The Rise Of Personal Electric Transport: What You Can And Can’t Use

How you navigate the confines of your own city is completely up to interpretation; still, getting places is made easier when you add a personal electric transport vehicle to the mix.

Yes, you could simply get the bus — or invest in an electric car of some kind, but not everyone can afford one of those or be bothered to get on public transport each day.

No, personal electric transport will be the way forward for a lot of you reading this.

Now has never been a better time to invest in these types of rides. After all, battery technology has come a long way in the past decade or so.

Take any early 00s e scooter, for example.

These pale in comparison to the electric scooters we have available today; just look at what scooter brands like Pure Air and Xiaomi offer to see that in real-time.

Today we help you discover the best electric personal transport ride, one that meets your own needs/budget.

Let’s get into it.

Different Types Of Personal Electric Transport

Understand that whenever we say ‘personal electric transport,’ we’re actually referring to multiple types of motorised rides.

And this applies to kids too, adults aren’t the only ones.

You see, these electric riding vehicles are grouped differently compared to electric cars, although in some cases, you will need an in-date UK driving license to ride them (depending on what you buy).

The likelihood that you’ve seen these personal transporters out in the open is pretty high given the rising popularity of electric bikes and segways.

Not every electric transporter was created equal; remember that.

Meaning some are faster and offer better range. You should have a better idea of which is faster/more powerful once you’ve read this page in full.

So, what personal electric vehicles are out there?

Here, we’ll list them:

  • Electric bicycles
  • Electric scooters
  • Electric skateboards
  • Electric mopeds
  • Electric tricycles
  • Electric hoverboards
  • Electric unicycle

There are variations to all personal electric transport mentioned above, but we’ll get into all that as we break each down one by one.

Skill-wise, some are harder to control than others, requiring a certain level of balance if you’re to control it correctly.

In other words, don’t go buying a one wheel Segway if you’re the uncoordinated type.

An electric bike let’s you travel just about anywhere

An Electric Bike Is Range Personified

A contender for the most popular personal electric vehicle, electric bicycles have changed the way riders tackle the daily commute and then some.

Think about it.

An electric bike is basically a standard two-wheeler complete with pedal assistance, allowing the rider to travel further and with little effort.

Most electric bicycles offer between 30 to 50 miles of range between charges — although some models can top 100 miles (expect to pay a premium for one of those).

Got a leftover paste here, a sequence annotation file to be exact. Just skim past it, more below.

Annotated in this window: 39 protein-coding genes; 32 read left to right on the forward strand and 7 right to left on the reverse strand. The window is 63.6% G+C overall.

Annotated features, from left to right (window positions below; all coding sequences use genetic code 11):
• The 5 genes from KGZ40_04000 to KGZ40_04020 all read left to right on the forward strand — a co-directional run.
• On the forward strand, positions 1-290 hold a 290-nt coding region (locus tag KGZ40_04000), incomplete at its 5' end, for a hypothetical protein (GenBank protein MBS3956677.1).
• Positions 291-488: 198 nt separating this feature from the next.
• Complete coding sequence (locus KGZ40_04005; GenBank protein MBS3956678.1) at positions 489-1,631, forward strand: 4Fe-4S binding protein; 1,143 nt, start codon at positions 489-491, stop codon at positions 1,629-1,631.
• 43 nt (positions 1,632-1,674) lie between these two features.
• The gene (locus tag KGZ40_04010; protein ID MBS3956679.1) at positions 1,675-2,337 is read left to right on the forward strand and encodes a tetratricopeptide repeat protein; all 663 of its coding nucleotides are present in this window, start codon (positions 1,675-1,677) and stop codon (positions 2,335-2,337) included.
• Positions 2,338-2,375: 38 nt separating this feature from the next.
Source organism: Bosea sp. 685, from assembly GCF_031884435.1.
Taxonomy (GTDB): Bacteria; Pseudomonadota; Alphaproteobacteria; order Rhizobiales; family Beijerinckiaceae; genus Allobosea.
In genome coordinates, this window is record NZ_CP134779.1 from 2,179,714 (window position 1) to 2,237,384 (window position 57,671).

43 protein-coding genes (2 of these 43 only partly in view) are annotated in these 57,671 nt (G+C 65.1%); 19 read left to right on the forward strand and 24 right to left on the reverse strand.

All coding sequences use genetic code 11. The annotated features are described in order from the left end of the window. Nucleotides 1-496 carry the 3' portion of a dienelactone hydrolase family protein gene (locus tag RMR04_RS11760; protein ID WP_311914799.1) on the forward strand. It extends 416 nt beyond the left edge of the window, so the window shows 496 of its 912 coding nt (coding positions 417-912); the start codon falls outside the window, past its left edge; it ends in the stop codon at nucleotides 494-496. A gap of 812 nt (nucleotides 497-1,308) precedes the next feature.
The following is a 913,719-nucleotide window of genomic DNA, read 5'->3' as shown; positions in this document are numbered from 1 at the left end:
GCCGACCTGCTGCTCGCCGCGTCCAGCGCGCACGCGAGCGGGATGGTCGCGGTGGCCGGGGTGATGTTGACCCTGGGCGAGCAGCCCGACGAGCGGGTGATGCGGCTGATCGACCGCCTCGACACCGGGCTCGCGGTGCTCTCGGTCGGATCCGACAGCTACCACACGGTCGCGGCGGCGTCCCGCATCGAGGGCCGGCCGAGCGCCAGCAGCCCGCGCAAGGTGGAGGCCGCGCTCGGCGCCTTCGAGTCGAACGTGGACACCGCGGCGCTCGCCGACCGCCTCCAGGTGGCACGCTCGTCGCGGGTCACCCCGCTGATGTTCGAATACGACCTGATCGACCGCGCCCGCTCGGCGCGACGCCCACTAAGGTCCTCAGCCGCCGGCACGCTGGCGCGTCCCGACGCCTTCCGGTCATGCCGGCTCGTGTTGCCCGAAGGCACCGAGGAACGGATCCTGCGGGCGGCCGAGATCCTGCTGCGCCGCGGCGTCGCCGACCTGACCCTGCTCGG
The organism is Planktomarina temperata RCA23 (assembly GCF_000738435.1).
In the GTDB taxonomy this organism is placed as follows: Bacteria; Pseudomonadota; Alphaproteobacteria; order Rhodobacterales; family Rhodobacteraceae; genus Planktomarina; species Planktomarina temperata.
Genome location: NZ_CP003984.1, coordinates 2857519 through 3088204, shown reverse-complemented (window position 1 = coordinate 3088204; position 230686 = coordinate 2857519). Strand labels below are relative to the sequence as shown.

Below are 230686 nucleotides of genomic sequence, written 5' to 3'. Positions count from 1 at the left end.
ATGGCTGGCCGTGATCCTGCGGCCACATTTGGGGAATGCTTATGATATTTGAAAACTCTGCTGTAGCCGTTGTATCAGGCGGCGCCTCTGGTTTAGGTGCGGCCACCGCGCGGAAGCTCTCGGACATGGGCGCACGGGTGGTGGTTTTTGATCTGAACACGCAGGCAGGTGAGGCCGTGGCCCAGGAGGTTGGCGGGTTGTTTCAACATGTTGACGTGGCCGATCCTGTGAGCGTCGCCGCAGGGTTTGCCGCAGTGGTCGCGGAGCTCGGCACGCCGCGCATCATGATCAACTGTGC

In short: e bikes are built for stamina.

Speed, on the other hand, is capped in most cases at 20mph — e bikes like these are referred to as Class 1/Class 2 types.

The electric bike is seen as the perfect alternative to anything on four wheels because of how easy it is to charge, and ultimately, store.

Folding electric bikes, in particular, are great for that.

Once folded, these two-wheelers are easily carried, meaning you can take them with you on the go, like on public transport or the boot of another vehicle.

Range is limited compared to an electric mountain bike. Still, this was expected given the size difference.

Price-wise, electric bicycles are also a lot cheaper in comparison, ranging from a few hundred to several thousands of pounds (electric mountain bikes top the bill as the most expensive).

  • Looking for a cheap electric bike under £1000? Check out our guide here.

Pros

  • Prices of electric bicycles are pretty reasonable given the power these personal transporters possess.
  • Range is guaranteed, allowing you to travel far between charges (up to 100 miles in some cases).

Cons

  • Some e bikes can be quite heavy to lug around — this applies to some folding two-wheelers too.

Rental e scooters have proven popular in certain countries

E Scooters Rule The Streets

Try not to write these electric transporters off as simply a toy; they’ve far outgrown this title.

Like other motorised transporters, an e scooter is the evolution of the classic kick scooters we all owned as kids.

The only difference is the electric scooter has already gone through a mini boom back in the early 00s. These scooters were bulky as hell and took way too long to charge for the amount of time you got out of them.

Modern electric scooters are a different kind of beast; it’s partly the reason why they’re technically illegal to ride in public in the UK.

If caught riding an e scooter in public, you could face fines and even have your motorised two-wheeler taken off you.

Our advice would be to read up on UK e scooter laws beforehand to know what you’re getting yourself in for.

In the UK, you need a driving license to rent any electric scooter that is part of government-backed trials. Renting an e scooter will cost between £3 to £4 for 15 minutes of riding on average, but prices can vary.

In a way, electric scooters are far more accessible to buyers when you compare them to e bikes or electric skateboards.

We mean this from a price standpoint and because of how easy they are to use.

  • Cheap electric scooters are easy to find when you look in the right places. Check out our guide here to find out more.

If safety is of some concern when it comes to personal electric transport rides, then there’s no better companion than an e scooter.

Pros

  • Transportable, an electric scooter can be carried/stored just about anywhere.